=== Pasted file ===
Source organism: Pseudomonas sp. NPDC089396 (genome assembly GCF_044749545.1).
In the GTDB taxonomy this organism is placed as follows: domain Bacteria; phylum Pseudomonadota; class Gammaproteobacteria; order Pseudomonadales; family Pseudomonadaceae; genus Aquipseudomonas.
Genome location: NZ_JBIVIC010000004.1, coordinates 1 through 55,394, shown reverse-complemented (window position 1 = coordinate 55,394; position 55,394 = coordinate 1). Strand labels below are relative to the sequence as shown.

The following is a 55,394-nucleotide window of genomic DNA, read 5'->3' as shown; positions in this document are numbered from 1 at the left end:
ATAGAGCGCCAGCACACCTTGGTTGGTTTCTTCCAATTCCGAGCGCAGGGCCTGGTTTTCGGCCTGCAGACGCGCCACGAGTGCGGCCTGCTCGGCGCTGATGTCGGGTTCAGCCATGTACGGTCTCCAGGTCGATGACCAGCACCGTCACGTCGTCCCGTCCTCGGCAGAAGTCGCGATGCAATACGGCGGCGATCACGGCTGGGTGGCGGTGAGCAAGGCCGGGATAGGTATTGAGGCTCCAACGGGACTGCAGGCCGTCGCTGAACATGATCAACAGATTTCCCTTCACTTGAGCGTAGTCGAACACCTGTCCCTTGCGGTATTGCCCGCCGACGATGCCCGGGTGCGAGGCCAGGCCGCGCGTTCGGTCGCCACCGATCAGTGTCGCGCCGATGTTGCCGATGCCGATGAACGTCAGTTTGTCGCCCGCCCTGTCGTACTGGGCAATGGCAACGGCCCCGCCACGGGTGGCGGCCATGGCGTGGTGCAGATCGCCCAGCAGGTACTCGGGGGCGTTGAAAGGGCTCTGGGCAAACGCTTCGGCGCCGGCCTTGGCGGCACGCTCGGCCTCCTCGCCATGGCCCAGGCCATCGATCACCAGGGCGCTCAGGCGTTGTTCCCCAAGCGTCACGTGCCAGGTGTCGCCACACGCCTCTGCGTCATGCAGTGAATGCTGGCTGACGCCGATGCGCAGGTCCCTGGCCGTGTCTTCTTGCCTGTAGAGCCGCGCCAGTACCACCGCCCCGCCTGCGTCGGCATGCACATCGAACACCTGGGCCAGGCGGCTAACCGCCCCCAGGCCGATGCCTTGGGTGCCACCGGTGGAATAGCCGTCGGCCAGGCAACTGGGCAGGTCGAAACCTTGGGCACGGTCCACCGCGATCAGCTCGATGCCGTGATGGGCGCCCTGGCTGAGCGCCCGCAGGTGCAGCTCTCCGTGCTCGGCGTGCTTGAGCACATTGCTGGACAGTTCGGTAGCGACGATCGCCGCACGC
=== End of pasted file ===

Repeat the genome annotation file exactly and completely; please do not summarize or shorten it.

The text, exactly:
Source organism: Pseudomonas sp. NPDC089396 (genome assembly GCF_044749545.1).
In the GTDB taxonomy this organism is placed as follows: domain Bacteria; phylum Pseudomonadota; class Gammaproteobacteria; order Pseudomonadales; family Pseudomonadaceae; genus Aquipseudomonas.
Genome location: NZ_JBIVIC010000004.1, coordinates 1 through 55,394, shown reverse-complemented (window position 1 = coordinate 55,394; position 55,394 = coordinate 1). Strand labels below are relative to the sequence as shown.

The following is a 55,394-nucleotide window of genomic DNA, read 5'->3' as shown; positions in this document are numbered from 1 at the left end:
ATAGAGCGCCAGCACACCTTGGTTGGTTTCTTCCAATTCCGAGCGCAGGGCCTGGTTTTCGGCCTGCAGACGCGCCACGAGTGCGGCCTGCTCGGCGCTGATGTCGGGTTCAGCCATGTACGGTCTCCAGGTCGATGACCAGCACCGTCACGTCGTCCCGTCCTCGGCAGAAGTCGCGATGCAATACGGCGGCGATCACGGCTGGGTGGCGGTGAGCAAGGCCGGGATAGGTATTGAGGCTCCAACGGGACTGCAGGCCGTCGCTGAACATGATCAACAGATTTCCCTTCACTTGAGCGTAGTCGAACACCTGTCCCTTGCGGTATTGCCCGCCGACGATGCCCGGGTGCGAGGCCAGGCCGCGCGTTCGGTCGCCACCGATCAGTGTCGCGCCGATGTTGCCGATGCCGATGAACGTCAGTTTGTCGCCCGCCCTGTCGTACTGGGCAATGGCAACGGCCCCGCCACGGGTGGCGGCCATGGCGTGGTGCAGATCGCCCAGCAGGTACTCGGGGGCGTTGAAAGGGCTCTGGGCAAACGCTTCGGCGCCGGCCTTGGCGGCACGCTCGGCCTCCTCGCCATGGCCCAGGCCATCGATCACCAGGGCGCTCAGGCGTTGTTCCCCAAGCGTCACGTGCCAGGTGTCGCCACACGCCTCTGCGTCATGCAGTGAATGCTGGCTGACGCCGATGCGCAGGTCCCTGGCCGTGTCTTCTTGCCTGTAGAGCCGCGCCAGTACCACCGCCCCGCCTGCGTCGGCATGCACATCGAACACCTGGGCCAGGCGGCTAACCGCCCCCAGGCCGATGCCTTGGGTGCCACCGGTGGAATAGCCGTCGGCCAGGCAACTGGGCAGGTCGAAACCTTGGGCACGGTCCACCGCGATCAGCTCGATGCCGTGATGGGCGCCCTGGCTGAGCGCCCGCAGGTGCAGCTCTCCGTGCTCGGCGTGCTTGAGCACATTGCTGGACAGTTCGGTAGCGACGATCGCCGCACGC